Use cases for encryption and tokenization
The most common use case for tokenization is protecting payment card data so that merchants can reduce their obligations under PCI DSS. Encryption can also be used to secure account data, but because the data is still present, albeit in ciphertext format, the organization must ensure the entire technology infrastructure used to store and transmit this data is fully compliant with PCI DSS requirements. In 2011, the Payment Card Industry Security Standards Council (PCI SSC), the organization responsible for enforcing PCI DSS, issued a set of tokenization guidelines. While the guidance has not yet been added to the official PCI DSS standard, qualified PCI assessors now accept tokenization as a viable solution to meet requirements under the standard.
Increasingly, tokens are being used to secure other types of sensitive or personally identifiable information, including social security numbers, telephone numbers, email addresses, account numbers and so on. The backend systems of many organizations rely on Social Security numbers, passport numbers, and driver’s license numbers as unique identifiers. Since this unique identifier is woven into these systems, it’s very difficult to remove them. And these identifiers are also used to access information for billing, order status, and customer service. Tokenization is now being used to protect this data to maintain the functionality of backend systems without exposing PII to attackers.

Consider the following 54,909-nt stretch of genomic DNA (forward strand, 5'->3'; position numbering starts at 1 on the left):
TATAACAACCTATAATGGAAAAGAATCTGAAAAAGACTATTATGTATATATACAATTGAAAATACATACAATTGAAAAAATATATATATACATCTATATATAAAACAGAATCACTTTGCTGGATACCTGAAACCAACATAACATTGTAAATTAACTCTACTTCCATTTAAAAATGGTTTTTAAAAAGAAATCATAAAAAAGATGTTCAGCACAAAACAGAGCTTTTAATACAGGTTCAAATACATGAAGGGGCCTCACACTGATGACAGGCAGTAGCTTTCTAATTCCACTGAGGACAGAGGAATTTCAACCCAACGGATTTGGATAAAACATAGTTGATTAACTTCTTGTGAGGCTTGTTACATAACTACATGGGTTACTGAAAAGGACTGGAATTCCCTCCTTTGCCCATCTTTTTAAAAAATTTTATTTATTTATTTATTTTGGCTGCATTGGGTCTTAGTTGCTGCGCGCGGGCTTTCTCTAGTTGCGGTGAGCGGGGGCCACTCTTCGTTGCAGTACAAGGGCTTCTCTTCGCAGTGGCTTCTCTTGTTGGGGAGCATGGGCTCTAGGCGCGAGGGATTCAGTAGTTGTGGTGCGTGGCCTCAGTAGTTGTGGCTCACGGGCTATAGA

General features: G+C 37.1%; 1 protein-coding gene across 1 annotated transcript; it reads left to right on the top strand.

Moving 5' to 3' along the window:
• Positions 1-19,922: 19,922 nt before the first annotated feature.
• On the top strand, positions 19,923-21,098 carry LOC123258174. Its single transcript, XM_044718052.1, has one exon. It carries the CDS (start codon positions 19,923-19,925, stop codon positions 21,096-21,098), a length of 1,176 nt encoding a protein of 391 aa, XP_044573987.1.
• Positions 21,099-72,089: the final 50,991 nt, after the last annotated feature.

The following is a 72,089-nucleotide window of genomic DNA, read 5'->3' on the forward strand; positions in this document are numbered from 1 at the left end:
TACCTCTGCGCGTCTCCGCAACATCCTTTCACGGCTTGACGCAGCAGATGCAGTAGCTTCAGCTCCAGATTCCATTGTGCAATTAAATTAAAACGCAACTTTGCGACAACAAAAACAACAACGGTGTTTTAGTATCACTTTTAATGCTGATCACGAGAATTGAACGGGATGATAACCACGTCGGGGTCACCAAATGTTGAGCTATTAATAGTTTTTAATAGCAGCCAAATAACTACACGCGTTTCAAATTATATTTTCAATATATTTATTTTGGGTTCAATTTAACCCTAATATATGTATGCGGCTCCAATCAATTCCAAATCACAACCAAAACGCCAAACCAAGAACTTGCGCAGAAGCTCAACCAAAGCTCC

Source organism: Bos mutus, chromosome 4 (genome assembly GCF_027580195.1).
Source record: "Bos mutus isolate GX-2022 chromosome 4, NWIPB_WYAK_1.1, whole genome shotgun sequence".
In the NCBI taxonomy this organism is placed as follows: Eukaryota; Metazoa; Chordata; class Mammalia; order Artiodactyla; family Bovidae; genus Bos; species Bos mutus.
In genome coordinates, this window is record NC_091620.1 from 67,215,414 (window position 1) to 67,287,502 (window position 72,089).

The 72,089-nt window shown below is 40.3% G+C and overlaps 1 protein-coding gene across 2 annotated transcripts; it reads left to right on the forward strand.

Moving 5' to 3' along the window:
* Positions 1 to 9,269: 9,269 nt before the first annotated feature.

While encryption can be used to secure structured fields such as those containing payment card data and PII, it can also used to secure unstructured data in the form of long textual passages, such as paragraphs or even entire documents. Encryption is also the ideal way to secure data exchanged with third parties and protect data and validate identity online, since the other party only needs a small encryption key. SSL or Secure Sockets Layer, the foundation of sharing data securely on the Internet today, relies on encryption to create a secure tunnel between the end user and the website. Asymmetric key encryption is also an important component of SSL certificates used to validate identity.
Encryption and tokenization are both regularly used today to protect data stored in cloud services or applications. Depending on the use case, an organization may use encryption, tokenization, or a combination of both to secure different types of data and meet different regulatory requirements. Skyhigh Security CASB, for example, leverages an irreversible one-way process to tokenize user identifying information on premises and obfuscate enterprise identity.
As more data moves to the cloud, encryption and tokenization are being used to secure data stored in cloud services. Most notably, if a government agency subpoenas the data stored in the cloud, the service provider can only turn over encrypted or tokenized information with no way to unlock the real data. The same is true is a cyber criminal gains access to data stored in a cloud service.